Eloquentia Perfecta Glossary


The purpose of this document is to promote a shared language with which to discuss the goals and teaching in Eloquentia Perfecta.
Artifact: a product of student work generated in a course
Abilities: dispositions and skills that students bring to their learning experiences and that will be further advanced and enriched1
Competencies: dispositions and skills that students have developed as a result of their learning experiences and that meet the determined expectations for mastery1
Curiosity: the desire to know more about the world2
Digital Tools: software and devices
Engagement: the investment in and effort directed toward learning, understanding and mastering knowledge and skills2
Open Mindedness: a willingness to consider new ways of being in the world and thinking about the world2


Qualities of Rhetorical Tradition within Eloquentia Perfecta

Rhetoric: good person speaking well; the art of effective expression by means of appropriate language3; a planned activity, adapted to an audience, revealing human motives, that is responsive, and seeks to persuade4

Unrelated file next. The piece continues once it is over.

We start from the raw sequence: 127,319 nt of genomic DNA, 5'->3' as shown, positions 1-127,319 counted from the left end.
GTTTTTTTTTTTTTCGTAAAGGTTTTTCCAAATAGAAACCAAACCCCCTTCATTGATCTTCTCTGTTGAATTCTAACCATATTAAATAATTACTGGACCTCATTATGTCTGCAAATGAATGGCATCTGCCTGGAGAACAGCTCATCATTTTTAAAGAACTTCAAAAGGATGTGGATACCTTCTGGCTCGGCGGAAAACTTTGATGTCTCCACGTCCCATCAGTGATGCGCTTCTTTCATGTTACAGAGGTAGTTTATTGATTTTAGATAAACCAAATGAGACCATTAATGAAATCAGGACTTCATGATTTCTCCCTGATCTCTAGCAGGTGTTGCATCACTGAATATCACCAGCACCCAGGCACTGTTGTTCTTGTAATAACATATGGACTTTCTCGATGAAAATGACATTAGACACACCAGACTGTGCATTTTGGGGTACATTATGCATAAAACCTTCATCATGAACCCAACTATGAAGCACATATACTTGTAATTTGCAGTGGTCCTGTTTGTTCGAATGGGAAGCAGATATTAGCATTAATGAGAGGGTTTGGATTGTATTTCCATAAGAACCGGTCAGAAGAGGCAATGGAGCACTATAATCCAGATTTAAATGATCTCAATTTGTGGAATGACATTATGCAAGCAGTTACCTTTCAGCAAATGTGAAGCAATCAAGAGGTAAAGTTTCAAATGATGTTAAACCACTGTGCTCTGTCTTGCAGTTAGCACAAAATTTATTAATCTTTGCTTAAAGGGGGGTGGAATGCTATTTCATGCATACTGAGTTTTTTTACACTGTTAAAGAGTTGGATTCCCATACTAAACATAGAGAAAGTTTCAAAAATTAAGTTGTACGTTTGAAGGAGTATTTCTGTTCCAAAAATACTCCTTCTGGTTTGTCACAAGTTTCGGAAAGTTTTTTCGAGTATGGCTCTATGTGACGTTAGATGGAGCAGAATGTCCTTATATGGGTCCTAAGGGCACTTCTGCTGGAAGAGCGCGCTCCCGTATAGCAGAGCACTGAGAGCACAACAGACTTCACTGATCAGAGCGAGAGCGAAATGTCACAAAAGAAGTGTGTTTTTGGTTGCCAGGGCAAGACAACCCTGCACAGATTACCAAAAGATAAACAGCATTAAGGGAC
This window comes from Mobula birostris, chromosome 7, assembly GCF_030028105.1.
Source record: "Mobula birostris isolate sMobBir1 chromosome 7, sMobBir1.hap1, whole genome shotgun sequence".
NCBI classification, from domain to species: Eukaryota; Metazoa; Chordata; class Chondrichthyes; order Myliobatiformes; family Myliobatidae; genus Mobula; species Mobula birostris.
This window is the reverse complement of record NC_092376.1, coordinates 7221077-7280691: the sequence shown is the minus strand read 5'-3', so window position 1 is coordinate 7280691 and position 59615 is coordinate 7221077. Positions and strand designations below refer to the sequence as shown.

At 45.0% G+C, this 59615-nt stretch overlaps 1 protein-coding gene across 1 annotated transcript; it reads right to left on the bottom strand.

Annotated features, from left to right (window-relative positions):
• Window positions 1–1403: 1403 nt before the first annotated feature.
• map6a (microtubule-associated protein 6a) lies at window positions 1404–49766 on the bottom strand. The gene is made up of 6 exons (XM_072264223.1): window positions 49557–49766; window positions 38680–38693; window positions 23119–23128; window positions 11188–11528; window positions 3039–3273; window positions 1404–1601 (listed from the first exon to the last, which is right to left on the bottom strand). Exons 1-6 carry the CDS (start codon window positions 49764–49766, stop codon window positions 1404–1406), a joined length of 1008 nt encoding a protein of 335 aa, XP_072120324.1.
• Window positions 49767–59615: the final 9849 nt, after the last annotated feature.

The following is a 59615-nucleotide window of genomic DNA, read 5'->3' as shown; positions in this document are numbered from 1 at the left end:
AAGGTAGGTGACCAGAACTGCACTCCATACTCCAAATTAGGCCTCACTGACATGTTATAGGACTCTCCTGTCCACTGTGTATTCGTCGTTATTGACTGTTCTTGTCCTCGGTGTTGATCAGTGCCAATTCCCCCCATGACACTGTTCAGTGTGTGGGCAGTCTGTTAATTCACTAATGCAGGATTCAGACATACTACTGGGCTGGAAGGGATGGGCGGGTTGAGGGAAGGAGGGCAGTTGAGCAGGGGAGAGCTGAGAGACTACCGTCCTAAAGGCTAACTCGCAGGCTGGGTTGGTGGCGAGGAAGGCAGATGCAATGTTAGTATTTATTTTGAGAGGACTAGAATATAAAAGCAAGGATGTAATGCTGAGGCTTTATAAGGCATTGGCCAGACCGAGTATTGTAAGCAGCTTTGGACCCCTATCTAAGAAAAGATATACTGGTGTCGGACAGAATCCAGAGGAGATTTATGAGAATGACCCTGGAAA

Creativity: the capacity to generate novel, original, clever or ingenious questions, products, solutions, & techniques2
Critical Reflection/Thinking: active, persistent, and careful considerations of any belief or knowledge in the light of the grounds that support it5  
Ethics: acting in ways consistent with what society typically thinks are good values
Inquiry: the process of posing questions/generating hypothesis, gathering and evaluating information6
Persuasion: verbal and non-verbal actions targeted at changing minds, beliefs, and actions
Prudence: practical wisdom gained from experience
Reflection: being cognizant about on-going, past, and future actions; both “looking forward” and “casting backward;” the processes by which we know what we have accomplished and by which we articulate accomplishment, as well as the products of those processes7


 1.  Core competencies transforming curriculum & assessment.
 2.   National Council of Teachers of English and National Writing Project. Framework for
       success in postsecondary writing. http://wpacouncil.org/files/framework-for-success-postsecondary-writing.pdf
 3.   Merkley, G. (1902).  A modern rhetoric. New York: Newson & Co.
 4.   Herrick, J. (2005). The history and theory of rhetoric: An introduction. Boston: Pearson.
 5.   Dewey, J. (1997). How we think. Mineola, New York: Dover Publications, Inc.
 6.   The Art Costa Centre for Thinking.  http://www.artcostacentre.com/html/habits.htm
 7.    Yancey, K. (1998). Reflection in the writing classroom.
         Logan: Utah State UniversityPress. http://digitalcommons.usu.edu/usupress_pubs/120/

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